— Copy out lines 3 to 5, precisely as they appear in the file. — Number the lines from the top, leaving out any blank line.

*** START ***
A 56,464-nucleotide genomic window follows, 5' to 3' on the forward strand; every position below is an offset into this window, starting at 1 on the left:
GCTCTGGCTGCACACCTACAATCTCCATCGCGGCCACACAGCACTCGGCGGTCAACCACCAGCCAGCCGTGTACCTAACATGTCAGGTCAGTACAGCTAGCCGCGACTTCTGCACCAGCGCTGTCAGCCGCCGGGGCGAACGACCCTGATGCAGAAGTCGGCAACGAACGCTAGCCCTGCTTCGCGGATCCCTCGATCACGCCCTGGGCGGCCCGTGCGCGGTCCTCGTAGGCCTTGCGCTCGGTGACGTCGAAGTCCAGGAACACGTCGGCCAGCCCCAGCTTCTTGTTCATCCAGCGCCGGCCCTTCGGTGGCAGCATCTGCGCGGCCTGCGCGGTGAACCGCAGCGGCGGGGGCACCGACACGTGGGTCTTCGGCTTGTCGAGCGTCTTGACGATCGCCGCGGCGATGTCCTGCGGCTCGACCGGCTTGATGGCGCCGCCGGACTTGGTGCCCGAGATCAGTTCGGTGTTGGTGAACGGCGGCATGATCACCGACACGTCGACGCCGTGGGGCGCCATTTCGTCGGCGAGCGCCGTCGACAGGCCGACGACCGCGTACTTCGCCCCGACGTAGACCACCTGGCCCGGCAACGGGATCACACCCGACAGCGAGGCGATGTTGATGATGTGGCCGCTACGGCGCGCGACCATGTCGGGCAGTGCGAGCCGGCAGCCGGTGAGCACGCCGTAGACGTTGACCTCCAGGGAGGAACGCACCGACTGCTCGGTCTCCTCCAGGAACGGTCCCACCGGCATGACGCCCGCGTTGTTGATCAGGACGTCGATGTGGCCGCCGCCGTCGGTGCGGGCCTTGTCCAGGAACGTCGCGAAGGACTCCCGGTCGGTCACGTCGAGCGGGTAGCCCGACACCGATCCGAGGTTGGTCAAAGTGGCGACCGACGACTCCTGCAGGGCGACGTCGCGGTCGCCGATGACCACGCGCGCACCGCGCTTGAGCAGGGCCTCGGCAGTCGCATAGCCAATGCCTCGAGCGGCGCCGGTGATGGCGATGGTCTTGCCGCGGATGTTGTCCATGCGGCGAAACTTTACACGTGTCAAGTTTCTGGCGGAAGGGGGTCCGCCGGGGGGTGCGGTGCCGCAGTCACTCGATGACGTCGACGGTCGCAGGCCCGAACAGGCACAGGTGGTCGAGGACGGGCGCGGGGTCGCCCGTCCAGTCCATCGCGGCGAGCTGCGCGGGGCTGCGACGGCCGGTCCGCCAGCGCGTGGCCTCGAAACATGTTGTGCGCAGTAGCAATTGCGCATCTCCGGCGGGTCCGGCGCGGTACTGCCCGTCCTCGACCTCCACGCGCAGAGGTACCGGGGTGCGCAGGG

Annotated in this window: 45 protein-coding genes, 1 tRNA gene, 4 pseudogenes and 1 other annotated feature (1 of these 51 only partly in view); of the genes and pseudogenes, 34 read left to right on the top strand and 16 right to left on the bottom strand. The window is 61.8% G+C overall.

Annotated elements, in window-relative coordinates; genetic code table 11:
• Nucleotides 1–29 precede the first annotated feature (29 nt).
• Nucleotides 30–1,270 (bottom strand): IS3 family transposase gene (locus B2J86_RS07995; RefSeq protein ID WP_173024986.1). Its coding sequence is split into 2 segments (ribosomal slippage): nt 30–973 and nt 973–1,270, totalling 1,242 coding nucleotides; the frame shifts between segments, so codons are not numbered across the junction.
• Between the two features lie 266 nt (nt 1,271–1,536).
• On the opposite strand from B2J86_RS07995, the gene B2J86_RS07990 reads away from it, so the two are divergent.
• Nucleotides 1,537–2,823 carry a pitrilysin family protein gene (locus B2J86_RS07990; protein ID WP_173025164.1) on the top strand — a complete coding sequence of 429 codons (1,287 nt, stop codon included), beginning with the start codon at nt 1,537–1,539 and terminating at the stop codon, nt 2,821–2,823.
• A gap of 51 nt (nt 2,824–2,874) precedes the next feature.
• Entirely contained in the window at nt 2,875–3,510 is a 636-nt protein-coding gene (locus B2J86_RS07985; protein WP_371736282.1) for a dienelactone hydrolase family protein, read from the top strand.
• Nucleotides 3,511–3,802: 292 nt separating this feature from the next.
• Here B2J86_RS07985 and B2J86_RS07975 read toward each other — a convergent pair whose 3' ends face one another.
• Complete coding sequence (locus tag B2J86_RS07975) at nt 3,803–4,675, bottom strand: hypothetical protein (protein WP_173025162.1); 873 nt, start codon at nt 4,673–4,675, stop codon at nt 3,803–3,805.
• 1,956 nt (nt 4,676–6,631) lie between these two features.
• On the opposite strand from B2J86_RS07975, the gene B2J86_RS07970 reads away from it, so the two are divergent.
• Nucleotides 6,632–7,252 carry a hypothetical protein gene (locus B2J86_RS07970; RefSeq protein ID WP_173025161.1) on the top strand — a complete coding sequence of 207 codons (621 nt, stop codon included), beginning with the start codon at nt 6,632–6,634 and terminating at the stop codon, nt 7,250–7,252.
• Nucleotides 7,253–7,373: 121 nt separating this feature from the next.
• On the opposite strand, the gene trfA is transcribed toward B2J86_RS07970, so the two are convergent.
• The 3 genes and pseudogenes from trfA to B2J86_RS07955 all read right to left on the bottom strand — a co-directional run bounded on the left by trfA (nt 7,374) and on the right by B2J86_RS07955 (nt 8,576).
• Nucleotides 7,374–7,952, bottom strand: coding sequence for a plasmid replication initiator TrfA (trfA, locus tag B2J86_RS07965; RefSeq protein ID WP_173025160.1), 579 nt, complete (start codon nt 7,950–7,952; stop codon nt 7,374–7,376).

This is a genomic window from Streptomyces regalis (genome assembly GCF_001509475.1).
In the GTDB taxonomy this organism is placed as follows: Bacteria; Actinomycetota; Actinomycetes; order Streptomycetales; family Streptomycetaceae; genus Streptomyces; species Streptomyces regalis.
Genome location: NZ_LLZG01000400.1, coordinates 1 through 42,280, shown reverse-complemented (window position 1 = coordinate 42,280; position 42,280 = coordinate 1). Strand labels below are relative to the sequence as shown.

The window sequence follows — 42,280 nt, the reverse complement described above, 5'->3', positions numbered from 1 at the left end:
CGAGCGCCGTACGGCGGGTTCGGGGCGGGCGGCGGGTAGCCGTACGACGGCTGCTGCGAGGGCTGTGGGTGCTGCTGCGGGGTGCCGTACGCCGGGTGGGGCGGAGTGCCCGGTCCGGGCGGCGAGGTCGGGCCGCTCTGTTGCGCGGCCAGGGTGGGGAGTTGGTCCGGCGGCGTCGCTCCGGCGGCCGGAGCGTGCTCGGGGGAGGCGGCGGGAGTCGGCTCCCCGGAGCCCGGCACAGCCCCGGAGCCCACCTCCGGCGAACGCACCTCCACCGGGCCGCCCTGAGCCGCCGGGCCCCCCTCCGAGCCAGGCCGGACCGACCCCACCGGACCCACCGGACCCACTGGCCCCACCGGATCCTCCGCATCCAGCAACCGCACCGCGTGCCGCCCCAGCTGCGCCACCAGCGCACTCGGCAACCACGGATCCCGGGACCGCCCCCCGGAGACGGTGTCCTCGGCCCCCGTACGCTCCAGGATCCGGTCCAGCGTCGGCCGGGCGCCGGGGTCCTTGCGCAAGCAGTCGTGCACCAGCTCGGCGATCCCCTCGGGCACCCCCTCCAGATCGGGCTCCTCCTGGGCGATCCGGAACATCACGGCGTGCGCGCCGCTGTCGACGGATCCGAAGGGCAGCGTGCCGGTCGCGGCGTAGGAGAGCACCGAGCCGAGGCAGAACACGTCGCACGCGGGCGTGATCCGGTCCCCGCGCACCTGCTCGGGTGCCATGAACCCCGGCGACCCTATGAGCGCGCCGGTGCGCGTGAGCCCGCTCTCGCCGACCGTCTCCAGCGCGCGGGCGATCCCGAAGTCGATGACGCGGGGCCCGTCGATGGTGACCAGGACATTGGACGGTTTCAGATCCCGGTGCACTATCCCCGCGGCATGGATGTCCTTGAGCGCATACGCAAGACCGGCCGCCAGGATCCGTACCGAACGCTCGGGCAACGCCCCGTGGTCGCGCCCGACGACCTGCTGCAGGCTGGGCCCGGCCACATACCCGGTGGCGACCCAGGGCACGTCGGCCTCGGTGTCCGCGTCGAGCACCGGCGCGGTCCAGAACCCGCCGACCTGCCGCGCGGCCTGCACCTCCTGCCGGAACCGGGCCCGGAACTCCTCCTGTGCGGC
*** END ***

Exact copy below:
Annotated in this window: 45 protein-coding genes, 1 tRNA gene, 4 pseudogenes and 1 other annotated feature (1 of these 51 only partly in view); of the genes and pseudogenes, 34 read left to right on the top strand and 16 right to left on the bottom strand. The window is 61.8% G+C overall.

Annotated elements, in window-relative coordinates; genetic code table 11:
• Nucleotides 1–29 precede the first annotated feature (29 nt).